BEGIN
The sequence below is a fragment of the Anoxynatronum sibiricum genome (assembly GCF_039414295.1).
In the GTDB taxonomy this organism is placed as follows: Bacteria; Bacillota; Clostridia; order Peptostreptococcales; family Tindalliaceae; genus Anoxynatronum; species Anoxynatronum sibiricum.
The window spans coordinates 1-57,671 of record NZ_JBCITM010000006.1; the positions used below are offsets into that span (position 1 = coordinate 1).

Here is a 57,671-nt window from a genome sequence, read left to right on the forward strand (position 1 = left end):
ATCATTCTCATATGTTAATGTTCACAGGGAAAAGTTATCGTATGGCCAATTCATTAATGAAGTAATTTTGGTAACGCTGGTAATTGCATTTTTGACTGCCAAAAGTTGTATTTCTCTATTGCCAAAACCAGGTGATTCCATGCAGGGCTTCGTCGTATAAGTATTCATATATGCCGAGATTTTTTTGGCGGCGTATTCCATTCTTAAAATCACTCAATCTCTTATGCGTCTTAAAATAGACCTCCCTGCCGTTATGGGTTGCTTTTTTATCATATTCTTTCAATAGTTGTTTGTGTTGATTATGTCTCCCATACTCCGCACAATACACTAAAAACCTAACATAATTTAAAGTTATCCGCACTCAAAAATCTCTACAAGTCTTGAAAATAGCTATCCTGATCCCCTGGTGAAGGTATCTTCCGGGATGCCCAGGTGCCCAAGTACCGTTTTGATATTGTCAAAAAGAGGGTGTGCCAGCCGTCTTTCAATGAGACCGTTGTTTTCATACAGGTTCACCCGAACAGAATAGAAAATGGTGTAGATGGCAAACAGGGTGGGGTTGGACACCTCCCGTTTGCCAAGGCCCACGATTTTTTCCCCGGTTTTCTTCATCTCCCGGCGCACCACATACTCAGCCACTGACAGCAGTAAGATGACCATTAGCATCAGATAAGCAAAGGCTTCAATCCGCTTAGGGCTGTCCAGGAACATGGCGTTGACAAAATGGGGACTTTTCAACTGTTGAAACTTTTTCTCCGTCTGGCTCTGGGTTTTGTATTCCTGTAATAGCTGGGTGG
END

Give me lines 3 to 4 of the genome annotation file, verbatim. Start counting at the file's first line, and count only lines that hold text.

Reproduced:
The window spans coordinates 1-57,671 of record NZ_JBCITM010000006.1; the positions used below are offsets into that span (position 1 = coordinate 1).

Here is a 57,671-nt window from a genome sequence, read left to right on the forward strand (position 1 = left end):